This book is the first detailed investigation to focus on the late medieval use of Tree of Jesse imagery, traditionally a representation of the genealogical tree of Christ. In northern Europe, from the mid-fifteenth to the early sixteenth centuries, it could be found across a wide range of media. Yet, as this book vividly illustrates, it had evolved beyond a simple genealogy into something more complex, which could be modified to satisfy specific religious requirements. It was also able to function on a more temporal level, reflecting not only a clerical preoccupation with a sense of communal identity, but a more general interest in displaying a family’s heritage, continuity and/or social status. It is this dynamic and polyvalent element that makes the subject so fascinating.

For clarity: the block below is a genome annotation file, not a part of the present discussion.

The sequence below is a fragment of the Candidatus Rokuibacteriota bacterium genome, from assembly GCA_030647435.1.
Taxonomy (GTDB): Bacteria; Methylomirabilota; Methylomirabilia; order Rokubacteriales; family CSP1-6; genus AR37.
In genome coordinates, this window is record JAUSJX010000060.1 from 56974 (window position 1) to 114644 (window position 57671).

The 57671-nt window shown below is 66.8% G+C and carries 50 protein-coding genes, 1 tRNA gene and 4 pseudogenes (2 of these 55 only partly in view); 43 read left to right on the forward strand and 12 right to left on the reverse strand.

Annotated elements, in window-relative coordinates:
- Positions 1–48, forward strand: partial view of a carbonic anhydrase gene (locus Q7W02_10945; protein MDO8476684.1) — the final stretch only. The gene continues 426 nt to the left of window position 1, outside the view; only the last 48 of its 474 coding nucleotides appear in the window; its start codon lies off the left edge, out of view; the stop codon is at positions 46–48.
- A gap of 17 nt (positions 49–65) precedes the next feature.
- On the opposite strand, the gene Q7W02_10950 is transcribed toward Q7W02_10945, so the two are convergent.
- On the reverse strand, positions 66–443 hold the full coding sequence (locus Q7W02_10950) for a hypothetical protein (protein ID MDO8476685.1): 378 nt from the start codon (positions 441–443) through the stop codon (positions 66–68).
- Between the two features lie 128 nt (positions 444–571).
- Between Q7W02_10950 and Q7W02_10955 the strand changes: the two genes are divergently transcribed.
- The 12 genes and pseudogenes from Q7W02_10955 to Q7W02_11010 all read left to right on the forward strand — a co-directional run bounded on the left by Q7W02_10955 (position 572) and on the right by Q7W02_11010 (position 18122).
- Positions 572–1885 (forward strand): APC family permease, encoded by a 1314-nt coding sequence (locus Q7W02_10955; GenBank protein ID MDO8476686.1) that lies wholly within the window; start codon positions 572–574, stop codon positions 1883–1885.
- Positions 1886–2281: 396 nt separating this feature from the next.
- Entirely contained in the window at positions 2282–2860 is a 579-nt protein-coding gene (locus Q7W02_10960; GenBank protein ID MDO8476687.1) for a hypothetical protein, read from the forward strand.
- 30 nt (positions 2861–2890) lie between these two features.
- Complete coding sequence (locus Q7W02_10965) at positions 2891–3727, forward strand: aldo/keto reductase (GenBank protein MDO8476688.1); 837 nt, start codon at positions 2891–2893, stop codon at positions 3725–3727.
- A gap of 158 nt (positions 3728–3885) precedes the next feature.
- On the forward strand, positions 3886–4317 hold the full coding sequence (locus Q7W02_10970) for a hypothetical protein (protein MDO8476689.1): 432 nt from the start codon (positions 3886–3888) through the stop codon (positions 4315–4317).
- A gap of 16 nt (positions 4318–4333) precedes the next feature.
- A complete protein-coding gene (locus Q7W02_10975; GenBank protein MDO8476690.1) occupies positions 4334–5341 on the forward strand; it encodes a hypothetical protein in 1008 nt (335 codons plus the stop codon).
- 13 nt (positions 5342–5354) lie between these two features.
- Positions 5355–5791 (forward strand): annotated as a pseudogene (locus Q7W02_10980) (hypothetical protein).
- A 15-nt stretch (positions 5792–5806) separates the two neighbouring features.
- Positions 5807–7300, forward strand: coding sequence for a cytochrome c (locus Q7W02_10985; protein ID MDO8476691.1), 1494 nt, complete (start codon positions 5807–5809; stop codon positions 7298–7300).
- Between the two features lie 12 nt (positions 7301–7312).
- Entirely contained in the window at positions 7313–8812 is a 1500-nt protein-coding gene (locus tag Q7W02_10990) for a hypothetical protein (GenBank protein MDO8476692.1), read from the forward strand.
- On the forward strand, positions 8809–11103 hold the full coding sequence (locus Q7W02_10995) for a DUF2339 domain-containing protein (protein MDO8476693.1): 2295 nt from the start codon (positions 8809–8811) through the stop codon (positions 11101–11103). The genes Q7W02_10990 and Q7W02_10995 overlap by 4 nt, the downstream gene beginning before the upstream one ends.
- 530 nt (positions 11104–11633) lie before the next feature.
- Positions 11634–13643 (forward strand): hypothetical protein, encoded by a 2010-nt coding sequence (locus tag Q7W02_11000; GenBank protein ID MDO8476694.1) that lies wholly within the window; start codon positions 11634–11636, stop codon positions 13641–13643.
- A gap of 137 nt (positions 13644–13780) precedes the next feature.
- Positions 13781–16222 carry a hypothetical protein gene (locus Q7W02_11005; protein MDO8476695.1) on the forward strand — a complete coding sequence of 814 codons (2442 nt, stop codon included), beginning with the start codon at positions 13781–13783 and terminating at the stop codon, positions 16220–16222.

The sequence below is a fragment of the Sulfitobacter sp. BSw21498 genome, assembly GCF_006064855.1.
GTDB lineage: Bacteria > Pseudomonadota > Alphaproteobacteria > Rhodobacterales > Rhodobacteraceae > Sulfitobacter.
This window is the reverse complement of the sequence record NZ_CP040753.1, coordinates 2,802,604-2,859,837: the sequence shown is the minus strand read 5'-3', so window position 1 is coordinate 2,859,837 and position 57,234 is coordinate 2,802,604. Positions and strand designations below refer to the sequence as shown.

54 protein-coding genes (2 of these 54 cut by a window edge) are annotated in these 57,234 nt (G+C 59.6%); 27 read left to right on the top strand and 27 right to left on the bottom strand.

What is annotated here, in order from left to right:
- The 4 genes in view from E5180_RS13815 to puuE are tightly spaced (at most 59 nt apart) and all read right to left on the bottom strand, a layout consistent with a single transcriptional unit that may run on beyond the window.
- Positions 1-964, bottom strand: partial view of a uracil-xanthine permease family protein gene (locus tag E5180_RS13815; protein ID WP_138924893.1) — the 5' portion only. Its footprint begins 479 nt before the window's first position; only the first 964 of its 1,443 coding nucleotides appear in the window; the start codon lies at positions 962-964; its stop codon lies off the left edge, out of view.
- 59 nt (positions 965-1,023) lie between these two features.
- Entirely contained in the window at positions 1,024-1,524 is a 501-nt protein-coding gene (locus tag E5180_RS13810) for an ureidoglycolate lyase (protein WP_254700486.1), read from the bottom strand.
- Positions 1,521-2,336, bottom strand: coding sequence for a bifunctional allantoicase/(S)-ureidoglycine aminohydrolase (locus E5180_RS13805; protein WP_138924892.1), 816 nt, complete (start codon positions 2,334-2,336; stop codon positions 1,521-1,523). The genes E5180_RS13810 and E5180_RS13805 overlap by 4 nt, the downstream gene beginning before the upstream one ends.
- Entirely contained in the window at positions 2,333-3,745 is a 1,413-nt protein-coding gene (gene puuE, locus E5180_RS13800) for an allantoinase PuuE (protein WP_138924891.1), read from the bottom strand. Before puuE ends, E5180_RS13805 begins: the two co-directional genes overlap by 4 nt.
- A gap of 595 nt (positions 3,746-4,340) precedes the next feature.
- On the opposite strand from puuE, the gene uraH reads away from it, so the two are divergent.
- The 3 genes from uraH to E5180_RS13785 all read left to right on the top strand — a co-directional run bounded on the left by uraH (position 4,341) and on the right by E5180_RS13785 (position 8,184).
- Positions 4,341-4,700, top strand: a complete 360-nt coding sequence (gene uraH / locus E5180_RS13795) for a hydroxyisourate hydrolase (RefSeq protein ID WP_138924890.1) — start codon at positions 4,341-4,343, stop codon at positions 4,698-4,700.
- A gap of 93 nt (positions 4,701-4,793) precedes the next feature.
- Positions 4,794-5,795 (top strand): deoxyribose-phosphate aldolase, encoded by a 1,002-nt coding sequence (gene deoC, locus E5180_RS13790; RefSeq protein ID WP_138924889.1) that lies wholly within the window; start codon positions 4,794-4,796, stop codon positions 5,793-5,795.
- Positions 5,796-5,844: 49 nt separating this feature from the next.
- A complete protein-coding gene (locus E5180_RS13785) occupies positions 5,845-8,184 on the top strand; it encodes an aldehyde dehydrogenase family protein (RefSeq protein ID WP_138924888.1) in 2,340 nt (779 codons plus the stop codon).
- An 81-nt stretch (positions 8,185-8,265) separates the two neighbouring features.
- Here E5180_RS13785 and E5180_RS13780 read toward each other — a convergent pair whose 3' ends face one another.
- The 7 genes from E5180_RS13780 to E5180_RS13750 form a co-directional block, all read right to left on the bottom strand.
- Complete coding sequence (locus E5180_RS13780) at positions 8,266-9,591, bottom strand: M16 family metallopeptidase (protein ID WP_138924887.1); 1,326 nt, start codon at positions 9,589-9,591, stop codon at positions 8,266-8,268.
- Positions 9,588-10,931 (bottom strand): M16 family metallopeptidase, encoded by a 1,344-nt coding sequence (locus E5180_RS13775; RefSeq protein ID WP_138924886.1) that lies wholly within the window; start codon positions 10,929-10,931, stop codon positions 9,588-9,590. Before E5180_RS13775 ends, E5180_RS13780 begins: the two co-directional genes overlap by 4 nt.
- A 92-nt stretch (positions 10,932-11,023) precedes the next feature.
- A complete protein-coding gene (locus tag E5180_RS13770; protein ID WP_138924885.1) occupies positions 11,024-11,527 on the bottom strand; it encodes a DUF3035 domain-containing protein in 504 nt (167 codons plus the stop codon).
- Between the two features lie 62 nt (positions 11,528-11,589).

Table of Contents
Introduction, Chapter One The Tree of Jesse and the Speculum Humanae Salvationis, Chapter Two The Tree of Jesse and Saint Anne, Chapter Three The Tree of Jesse, the Carmelites, and other Religious Orders, Chapter Four The Tree of Jesse and the Schöllenbach Altarpiece: A Case Study, Chapter Five The Tree of Jesse and Antwerp Carved Altarpieces, Chapters Six The Tree of Jesse in Northern France, Conclusion, Appendices, Bibliography
Susan L. Green is an associate lecturer at the Courtauld Institute of Art and visiting lecturer at the New College of the Humanities, London.